What is a plier?
Pliers are a hand tool used to hold or cut different materials. They are also used for bending and compressing a range of materials.
How does it work?
Pliers are usually made up of a pair of metal levers joined together at a fulcrum. The fulcrum is positioned closer to one end of the levers to create a short jaw on one side, and longer handles on the other side. This arrangement creates a mechanical advantage, allowing the force of the hand's grip to be amplified and focused on an object with precision.
What are the types of Klein pliers?
Side-cutting pliers: Klein side-cutting pliers are used to cut ACSR, screws, nails and most hardened wire.
Diagonal-cutting pliers: Klein diagonal-cutting pliers are pliers intended for cutting wire. They are defined by the cutting edges of the jaws that intersects the joint rivet at an angle.
Long-nose pliers: Klein long-nose pliers are both cutting and holding pliers. They are usually used by artisans, jewelry designers, electricians, and network engineers to bend, re-position and snip wire.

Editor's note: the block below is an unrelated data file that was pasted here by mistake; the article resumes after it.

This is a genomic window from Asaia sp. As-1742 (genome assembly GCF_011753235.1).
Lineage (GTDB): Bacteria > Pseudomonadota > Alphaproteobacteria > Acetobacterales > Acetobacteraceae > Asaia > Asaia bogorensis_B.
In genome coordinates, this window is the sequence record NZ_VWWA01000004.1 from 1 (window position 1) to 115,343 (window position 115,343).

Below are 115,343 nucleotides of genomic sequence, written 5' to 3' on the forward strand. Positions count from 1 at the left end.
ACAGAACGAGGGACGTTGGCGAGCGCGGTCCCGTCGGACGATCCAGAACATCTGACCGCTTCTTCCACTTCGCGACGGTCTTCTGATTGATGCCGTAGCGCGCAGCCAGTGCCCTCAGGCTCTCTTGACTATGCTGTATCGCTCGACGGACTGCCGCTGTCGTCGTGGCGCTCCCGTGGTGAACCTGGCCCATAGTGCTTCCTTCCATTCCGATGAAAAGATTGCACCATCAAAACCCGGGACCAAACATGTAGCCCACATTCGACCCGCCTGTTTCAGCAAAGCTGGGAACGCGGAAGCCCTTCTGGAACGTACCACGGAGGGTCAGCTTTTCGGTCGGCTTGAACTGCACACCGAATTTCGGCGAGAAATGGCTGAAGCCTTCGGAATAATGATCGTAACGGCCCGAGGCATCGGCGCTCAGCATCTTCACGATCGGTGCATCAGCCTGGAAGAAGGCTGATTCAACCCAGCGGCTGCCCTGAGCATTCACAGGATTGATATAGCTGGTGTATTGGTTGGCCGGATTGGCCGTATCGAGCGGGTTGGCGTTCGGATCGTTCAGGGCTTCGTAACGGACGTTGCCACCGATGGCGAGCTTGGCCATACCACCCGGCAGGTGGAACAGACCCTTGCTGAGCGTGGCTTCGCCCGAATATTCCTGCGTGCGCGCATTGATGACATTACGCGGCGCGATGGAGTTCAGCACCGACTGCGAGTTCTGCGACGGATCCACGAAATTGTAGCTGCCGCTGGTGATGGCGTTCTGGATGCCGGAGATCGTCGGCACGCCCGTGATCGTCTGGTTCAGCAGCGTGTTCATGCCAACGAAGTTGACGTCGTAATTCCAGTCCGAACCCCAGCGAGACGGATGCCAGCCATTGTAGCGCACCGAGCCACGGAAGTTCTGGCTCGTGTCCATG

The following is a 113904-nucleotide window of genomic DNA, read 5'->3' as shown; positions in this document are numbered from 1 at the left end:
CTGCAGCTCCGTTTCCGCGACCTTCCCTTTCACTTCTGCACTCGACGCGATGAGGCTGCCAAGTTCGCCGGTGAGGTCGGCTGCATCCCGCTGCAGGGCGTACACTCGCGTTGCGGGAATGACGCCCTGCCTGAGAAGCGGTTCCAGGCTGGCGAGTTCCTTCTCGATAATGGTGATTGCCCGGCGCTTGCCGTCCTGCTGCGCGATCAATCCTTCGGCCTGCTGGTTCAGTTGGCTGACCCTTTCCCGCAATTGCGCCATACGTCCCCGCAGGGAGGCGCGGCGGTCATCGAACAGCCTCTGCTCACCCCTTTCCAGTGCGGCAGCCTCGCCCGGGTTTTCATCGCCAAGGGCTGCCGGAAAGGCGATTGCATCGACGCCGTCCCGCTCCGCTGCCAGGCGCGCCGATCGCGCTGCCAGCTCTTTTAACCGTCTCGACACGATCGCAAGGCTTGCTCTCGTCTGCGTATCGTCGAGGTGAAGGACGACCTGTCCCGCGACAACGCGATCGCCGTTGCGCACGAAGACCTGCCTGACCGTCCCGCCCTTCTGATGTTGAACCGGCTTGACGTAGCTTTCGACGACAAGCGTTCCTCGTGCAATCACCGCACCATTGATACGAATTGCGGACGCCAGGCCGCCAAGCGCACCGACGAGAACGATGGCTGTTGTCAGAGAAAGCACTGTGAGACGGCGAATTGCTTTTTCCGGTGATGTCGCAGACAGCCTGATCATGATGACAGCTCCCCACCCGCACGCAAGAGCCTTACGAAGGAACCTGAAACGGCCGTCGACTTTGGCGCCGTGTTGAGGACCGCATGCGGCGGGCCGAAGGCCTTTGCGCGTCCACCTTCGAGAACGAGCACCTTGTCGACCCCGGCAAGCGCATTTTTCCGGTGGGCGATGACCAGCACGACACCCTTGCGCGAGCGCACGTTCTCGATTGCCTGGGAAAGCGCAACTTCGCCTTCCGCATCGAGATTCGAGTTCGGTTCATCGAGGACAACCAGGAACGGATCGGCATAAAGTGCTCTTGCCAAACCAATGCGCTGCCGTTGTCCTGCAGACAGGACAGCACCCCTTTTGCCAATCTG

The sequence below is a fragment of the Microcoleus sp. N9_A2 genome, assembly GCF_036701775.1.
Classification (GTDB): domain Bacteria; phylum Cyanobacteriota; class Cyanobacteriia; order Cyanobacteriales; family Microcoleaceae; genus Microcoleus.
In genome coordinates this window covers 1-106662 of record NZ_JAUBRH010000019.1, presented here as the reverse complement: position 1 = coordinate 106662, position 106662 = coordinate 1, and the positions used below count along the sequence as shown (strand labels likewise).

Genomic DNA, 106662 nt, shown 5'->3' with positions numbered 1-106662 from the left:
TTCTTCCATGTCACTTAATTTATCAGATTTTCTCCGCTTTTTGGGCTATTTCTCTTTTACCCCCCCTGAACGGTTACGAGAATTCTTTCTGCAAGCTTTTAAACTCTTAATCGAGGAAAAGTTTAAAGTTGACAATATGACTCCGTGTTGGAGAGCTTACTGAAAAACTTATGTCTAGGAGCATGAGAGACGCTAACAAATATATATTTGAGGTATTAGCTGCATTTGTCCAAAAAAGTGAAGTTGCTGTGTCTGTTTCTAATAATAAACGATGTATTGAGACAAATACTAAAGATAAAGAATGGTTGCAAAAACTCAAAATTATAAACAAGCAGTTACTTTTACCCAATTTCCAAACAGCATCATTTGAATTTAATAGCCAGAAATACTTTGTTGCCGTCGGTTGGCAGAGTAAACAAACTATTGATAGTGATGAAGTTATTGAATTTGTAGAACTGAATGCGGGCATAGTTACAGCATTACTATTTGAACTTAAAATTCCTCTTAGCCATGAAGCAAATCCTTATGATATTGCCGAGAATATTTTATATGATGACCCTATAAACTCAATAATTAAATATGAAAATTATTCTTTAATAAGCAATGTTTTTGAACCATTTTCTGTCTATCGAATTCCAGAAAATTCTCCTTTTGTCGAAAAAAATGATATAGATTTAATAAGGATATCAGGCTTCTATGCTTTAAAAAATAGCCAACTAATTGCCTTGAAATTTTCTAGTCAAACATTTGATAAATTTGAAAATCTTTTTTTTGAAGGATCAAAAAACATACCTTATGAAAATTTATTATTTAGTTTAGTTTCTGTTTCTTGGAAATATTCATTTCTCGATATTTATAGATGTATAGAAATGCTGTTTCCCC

Special use pliers: special use pliers feature different jaw types that are designed for cutting plastic, nails, or wires. Some are also designed specifically conduit locknut and reaming purposes.
Split-joint pliers: Klein split-joint pliers are pliers whose fulcrum can be moved to increase the size range of their jaws.
Pump pliers: Klein pump pliers are a type of slip-joint plier that has serrated jaws generally set 45 to 60 degrees from the handles. The lower jaw can be moved to a number of positions by sliding it along a tracking section under the upper jaw.